Nike Settles Lawsuit Against MSCHF Over Lil Nas X’s Satan Shoes

The brief, but very public dispute between Nike and Brooklyn-based product design studio MSCHF over Lil Nas X’s controversial “Satan Shoes” has been resolved.

via: Revolt

Nike released a statement detailing parts of the settlement. “Today, April 8th, Nike and MSCHF have agreed to settle the lawsuit,” the statement read. “As part of the settlement, Nike has asked MSCHF, and MSCHF has agreed, to initiate a voluntary recall to buy back any Satan Shoes and Jesus Shoes for their original retail prices, in order to remove them from circulation. If any purchasers were confused, or if they otherwise want to return their shoes, they may do so for a full refund.”

“Purchasers who choose not to return their shoes and later encounter a product issue, defect, or health concern should contact MSCHF, not Nike,” the statement continued. “The parties are pleased to put this dispute behind them.”

MSCHF released a separate statement saying that the “settlement was the best way to allow it to put this lawsuit behind it so that it could dedicate its time to new artistic and expressive projects.”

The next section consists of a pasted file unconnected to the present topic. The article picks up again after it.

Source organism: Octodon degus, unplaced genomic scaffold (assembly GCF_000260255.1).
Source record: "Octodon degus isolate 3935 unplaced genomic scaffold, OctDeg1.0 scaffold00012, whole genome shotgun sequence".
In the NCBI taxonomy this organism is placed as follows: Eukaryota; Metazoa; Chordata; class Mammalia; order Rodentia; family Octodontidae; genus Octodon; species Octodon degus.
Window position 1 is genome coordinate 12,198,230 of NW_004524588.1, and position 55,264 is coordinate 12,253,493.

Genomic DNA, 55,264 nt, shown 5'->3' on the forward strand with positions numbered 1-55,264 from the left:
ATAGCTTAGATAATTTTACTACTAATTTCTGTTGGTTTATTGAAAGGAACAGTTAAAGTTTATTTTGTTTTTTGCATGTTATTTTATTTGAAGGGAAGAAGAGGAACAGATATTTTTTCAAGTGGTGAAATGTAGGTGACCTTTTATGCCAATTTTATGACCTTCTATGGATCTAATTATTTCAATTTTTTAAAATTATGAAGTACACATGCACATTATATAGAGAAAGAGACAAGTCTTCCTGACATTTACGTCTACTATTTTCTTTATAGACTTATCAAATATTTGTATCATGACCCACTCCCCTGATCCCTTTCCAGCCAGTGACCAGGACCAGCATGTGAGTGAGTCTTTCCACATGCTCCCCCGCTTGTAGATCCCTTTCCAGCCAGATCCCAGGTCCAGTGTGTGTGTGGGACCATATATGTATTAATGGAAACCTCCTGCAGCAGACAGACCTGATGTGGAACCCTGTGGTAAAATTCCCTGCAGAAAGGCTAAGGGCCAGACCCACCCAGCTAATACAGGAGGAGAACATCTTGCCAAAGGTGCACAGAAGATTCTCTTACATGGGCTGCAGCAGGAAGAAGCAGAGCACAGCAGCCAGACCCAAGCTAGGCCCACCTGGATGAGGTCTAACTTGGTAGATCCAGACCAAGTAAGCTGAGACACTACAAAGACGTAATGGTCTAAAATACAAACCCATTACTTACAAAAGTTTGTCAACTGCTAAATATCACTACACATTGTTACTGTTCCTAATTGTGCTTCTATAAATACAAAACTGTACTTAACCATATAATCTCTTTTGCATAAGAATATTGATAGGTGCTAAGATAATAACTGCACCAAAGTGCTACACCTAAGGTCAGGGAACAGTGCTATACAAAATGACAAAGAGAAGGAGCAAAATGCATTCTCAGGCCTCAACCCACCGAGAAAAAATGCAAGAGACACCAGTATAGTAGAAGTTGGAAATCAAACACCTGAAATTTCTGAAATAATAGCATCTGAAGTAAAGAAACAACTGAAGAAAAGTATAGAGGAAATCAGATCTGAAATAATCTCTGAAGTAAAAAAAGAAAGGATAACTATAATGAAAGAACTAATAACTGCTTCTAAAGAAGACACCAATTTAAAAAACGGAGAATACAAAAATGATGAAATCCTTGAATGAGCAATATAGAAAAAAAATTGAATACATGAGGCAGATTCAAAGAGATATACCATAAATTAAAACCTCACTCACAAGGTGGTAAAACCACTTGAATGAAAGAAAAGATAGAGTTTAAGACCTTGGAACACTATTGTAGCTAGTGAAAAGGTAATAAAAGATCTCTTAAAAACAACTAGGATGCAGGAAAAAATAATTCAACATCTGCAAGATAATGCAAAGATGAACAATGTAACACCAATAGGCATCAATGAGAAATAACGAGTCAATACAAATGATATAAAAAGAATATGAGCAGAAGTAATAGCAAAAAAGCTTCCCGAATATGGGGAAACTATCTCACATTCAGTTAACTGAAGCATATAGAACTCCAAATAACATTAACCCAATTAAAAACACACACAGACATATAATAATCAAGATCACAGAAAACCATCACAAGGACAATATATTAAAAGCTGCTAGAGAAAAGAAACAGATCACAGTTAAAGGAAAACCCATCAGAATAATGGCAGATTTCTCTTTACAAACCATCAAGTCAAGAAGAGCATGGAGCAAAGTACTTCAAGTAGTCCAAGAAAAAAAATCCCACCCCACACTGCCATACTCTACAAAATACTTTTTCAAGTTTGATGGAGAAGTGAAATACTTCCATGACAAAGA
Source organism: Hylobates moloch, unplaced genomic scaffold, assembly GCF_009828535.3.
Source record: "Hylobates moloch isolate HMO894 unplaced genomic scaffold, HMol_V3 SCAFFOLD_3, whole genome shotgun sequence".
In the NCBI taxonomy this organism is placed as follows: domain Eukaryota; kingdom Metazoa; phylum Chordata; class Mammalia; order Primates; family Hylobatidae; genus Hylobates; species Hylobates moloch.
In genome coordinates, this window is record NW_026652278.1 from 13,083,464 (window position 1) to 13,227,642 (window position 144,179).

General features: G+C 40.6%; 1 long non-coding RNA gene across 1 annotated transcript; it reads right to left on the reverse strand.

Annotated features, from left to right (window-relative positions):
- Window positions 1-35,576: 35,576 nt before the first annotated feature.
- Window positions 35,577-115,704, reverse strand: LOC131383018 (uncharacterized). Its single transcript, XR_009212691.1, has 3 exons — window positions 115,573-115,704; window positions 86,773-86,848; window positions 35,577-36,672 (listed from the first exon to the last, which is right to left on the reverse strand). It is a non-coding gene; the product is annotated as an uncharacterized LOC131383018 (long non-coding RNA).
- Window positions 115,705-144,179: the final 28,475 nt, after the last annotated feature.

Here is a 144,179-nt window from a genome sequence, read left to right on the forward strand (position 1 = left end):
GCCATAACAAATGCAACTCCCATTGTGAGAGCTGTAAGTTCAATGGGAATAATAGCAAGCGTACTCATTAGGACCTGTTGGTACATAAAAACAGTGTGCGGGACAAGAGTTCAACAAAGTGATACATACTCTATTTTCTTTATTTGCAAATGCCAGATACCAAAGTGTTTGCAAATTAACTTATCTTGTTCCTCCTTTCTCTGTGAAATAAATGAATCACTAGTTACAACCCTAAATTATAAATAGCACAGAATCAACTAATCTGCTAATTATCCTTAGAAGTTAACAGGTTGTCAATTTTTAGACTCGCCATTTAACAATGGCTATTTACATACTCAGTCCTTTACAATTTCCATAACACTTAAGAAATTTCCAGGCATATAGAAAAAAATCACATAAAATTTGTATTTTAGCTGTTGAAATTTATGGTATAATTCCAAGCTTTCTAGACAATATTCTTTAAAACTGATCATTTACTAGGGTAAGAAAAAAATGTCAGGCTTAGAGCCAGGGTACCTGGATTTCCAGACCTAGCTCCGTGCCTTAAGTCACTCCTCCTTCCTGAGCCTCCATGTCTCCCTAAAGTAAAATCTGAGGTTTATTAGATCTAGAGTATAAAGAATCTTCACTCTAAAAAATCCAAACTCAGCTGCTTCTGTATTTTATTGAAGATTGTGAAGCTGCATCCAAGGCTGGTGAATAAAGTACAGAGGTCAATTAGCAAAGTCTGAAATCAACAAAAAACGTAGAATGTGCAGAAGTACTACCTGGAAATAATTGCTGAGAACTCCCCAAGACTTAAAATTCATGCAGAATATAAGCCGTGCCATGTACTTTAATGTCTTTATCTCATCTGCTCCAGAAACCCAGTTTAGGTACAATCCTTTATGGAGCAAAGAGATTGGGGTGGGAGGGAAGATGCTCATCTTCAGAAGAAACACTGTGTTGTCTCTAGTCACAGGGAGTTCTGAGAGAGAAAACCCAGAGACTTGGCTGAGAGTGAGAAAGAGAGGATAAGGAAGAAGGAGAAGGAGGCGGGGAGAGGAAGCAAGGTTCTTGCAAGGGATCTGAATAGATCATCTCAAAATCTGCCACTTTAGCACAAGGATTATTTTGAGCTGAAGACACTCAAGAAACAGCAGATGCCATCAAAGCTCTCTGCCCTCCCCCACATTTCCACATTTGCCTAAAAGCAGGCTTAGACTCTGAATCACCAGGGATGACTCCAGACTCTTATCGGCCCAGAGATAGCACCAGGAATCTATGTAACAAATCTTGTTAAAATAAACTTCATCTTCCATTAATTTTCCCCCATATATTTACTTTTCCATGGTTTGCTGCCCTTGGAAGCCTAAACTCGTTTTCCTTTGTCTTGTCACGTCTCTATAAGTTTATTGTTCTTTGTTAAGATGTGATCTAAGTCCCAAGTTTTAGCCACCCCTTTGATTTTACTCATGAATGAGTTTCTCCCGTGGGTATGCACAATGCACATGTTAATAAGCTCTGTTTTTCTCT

As REVOLT previously reported, the limited-edition Nike Air Max 97s completely sold out in less than a minute on March 29. The sneakers were priced at $1,018 each and featured feature a pentagram pendant, a reference to Luke 10:18 — a Bible verse about the devil’s fall from heaven — and a drop of human blood in the soles.

The shoes faced major backlash from people on social media, prompting Nike to file a federal lawsuit against MSCHF to cease the production and sale of the Satan shoes. The retail company adamantly denied any involvement with the Air Max and asked a federal judge to award them any profits earned by MSCHF from the sales of the sneakers and order the destruction of the kicks.

The settlement of this lawsuit seemingly puts the issue between Nike and MSCHF to bed for now. A quick eBay search reveals that pairs of the “Satan Shoes” are currently reselling for more than $3,000, so it’s unlikely that many will make it back to MSCHF for retail, but the desired statement appears to have been made by both parties.

Share This Post